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What Is C Used For In Industry?


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8 replies to this topic

#1 ryan_w_quick

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Posted 03 February 2008 - 03:58 PM

?
"To do less than your best is to sacrifice the gift." Steve Prefontaine

"The things you own end up owning you." Tyler Durden

"I do not feel obliged to believe that the same god who has endowed us with sense, reason and intellect has intended us to forgo their use." Galileo

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#2 groovicus

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Posted 03 February 2008 - 04:48 PM

This article explains it way better than I can:
http://en.wikipedia.org/wiki/C_(programming_language)

#3 ryan_w_quick

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Posted 03 February 2008 - 05:26 PM

This article explains it way better than I can:
http://en.wikipedia.org/wiki/C_(programming_language)


hmm, I read a little about it, and it seems like it is used mostly for operating systems and for applications that don't require much user interaction, kinda boring really. What do they make xbox games with, i might as well learn that.
"To do less than your best is to sacrifice the gift." Steve Prefontaine

"The things you own end up owning you." Tyler Durden

"I do not feel obliged to believe that the same god who has endowed us with sense, reason and intellect has intended us to forgo their use." Galileo

#4 Fredil Yupigo

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Posted 06 February 2008 - 08:57 PM

C is useful in a lot of ways. I can't list name many off the top of my head, but the best game ever is programmed in C.

#5 MeanPC

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Posted 08 May 2008 - 12:28 PM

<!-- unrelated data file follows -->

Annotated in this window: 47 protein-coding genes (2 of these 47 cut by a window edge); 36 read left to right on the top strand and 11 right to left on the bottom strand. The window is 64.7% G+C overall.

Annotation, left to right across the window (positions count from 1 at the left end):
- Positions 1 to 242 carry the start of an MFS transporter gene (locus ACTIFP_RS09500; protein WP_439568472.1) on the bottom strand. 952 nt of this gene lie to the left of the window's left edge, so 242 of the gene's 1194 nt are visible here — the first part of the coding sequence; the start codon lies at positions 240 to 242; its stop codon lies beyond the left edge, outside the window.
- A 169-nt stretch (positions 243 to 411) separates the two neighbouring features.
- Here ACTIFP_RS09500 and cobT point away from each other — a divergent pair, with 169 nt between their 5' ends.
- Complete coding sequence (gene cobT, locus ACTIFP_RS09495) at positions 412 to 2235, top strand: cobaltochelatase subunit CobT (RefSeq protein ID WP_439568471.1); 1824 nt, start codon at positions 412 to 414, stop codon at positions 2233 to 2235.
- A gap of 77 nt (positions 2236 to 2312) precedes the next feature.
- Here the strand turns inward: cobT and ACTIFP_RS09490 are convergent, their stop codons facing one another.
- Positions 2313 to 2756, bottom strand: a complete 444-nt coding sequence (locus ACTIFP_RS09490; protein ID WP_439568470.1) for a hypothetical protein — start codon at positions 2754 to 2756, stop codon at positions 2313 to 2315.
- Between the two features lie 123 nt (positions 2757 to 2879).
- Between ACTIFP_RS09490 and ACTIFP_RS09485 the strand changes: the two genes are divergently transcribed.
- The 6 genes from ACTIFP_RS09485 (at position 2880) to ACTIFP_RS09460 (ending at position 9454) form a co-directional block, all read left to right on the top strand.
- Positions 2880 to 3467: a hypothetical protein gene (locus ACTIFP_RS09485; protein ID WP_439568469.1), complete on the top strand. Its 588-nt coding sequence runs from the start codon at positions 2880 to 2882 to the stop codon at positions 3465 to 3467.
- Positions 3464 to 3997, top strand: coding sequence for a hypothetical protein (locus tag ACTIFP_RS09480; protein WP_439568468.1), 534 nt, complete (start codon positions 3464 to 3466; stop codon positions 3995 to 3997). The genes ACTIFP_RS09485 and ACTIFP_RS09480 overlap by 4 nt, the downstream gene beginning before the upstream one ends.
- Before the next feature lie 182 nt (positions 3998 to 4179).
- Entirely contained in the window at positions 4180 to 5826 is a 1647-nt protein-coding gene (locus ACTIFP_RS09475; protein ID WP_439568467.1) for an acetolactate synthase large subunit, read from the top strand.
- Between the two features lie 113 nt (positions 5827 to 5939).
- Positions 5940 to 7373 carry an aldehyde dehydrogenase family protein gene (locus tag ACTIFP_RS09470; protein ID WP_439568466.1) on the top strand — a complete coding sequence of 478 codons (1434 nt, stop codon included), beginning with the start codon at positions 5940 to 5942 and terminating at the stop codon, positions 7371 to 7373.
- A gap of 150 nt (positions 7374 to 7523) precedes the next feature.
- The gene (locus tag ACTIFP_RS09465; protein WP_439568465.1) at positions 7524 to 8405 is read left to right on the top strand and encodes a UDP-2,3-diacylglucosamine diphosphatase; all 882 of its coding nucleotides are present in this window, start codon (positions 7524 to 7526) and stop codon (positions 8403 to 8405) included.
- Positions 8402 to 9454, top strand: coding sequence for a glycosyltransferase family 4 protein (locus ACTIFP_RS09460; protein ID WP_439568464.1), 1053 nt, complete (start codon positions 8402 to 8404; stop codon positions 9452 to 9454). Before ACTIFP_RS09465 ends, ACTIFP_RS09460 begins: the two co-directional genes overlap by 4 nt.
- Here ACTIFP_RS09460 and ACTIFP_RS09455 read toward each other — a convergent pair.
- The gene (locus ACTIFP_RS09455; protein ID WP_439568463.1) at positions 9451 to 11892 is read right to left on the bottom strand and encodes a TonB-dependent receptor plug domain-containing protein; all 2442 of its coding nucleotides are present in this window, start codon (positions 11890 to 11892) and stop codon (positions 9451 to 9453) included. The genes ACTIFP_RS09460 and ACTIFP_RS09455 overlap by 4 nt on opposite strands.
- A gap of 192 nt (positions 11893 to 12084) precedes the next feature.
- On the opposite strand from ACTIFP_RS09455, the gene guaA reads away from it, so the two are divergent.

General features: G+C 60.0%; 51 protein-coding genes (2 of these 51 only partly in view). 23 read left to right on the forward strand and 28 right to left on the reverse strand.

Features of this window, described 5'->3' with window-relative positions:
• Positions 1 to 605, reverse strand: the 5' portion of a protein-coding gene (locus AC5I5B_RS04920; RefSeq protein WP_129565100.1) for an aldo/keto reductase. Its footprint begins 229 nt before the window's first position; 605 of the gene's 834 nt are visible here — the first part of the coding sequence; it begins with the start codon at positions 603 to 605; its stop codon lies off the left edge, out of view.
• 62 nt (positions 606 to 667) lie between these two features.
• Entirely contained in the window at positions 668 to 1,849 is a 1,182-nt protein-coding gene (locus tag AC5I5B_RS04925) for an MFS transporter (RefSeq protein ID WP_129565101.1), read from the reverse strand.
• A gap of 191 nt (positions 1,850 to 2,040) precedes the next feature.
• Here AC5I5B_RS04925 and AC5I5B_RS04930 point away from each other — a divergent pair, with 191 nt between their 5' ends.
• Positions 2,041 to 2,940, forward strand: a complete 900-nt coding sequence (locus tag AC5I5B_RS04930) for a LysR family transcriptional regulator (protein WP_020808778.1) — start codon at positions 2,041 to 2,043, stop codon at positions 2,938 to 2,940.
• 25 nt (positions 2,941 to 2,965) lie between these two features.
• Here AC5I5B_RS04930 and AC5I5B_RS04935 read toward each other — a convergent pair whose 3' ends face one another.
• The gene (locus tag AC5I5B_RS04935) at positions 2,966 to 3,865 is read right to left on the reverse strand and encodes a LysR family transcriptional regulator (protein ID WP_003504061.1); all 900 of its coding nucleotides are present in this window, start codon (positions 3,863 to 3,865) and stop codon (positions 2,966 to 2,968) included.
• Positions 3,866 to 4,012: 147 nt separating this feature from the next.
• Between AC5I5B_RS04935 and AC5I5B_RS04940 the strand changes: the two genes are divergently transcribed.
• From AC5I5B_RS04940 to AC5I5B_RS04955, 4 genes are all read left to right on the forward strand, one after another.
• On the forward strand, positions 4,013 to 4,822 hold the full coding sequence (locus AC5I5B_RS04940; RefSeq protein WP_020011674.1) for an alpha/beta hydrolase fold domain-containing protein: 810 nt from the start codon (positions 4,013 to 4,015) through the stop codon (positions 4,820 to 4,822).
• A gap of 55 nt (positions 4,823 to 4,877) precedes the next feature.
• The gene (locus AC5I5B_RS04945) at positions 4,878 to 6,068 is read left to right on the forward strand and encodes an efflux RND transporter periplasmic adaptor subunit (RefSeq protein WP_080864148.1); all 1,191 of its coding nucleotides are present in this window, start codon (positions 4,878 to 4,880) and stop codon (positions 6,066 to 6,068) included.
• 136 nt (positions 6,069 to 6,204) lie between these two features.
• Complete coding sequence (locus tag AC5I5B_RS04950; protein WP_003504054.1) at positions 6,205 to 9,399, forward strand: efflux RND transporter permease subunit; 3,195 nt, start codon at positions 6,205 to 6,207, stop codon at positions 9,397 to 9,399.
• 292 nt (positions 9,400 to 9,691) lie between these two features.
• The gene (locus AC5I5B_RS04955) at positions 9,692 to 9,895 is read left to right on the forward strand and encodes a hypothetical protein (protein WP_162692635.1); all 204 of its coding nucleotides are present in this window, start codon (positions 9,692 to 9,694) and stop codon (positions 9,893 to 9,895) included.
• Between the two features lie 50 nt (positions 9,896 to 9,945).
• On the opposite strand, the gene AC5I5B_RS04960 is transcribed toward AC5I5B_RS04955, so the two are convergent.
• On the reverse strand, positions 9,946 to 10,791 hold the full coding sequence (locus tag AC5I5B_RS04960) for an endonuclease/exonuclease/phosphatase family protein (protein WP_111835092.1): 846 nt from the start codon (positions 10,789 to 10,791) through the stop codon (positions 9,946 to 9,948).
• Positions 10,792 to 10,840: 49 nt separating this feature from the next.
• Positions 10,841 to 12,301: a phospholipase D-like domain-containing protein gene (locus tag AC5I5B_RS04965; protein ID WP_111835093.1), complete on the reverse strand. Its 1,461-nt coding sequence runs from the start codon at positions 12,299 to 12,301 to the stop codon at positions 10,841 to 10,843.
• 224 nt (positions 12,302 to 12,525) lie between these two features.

C is also used to program device drivers.
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#6 groovicus

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Posted 08 May 2008 - 01:00 PM

What do they make xbox games with, i might as well learn that.


XBox games are made using XNA Game Studio and C#.
XNA Game Studio
Tutorials
XNA Forums

#7 Infil

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Posted 10 May 2008 - 04:28 AM

In my humble opinion, aspiring programmers should learn C or C++ as their first language. It makes you a better, more conscious programmer. Many companies still use C++ or Java as their primary language. In my experience, those who start with something like C# miss out on key programming concepts which get them in trouble later.

There's no doubt that things like Windows applications (the interfaces, anyway) are easier to program with a .NET language like C#, but most "key" functionality in difficult programs are coded in C/C++. This is where the meat and potatoes of programming lies.

#8 kdeb

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Posted 15 May 2008 - 08:33 AM

Groovicus,
how's the XNA class looking?

I didn't realize it wasn't a stand-alone. I'll be teaching in the computer lab at our small private school this fall, and I had thought to give XNA a try, but I haven't priced out C#.


Infil,
Can you compare C# to any other programming language for me?
My degree in CompSci is from when the dinosaurs roamed the earth.
I am familiar w/ Fortran, Pascal, Lisp, and others I don't remember...

Thx,
Deb

#9 groovicus

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Posted 15 May 2008 - 10:50 AM

The XNA is looking fine, although I will not get to look too much further into it for a bit, other than tinkering with it here and there. I forgot to mention that the other requisite component is Visual Studio 2005, or Visual C# 2008 Express Edition, which is free, and the .NET Framework SDKs.. If you are teaching at a school, you could look into getting a Dreamspark Account , which has everything you need (and again, it is free). Failing that, I may be able to help you get a free three-year MSDNAA account, which also has everything you need.

C# is comparable to Java, if that helps any. I guess there are probably plenty of other places on the net to get the nuts and bolts regarding the differences, because I can't be authoritative on that.




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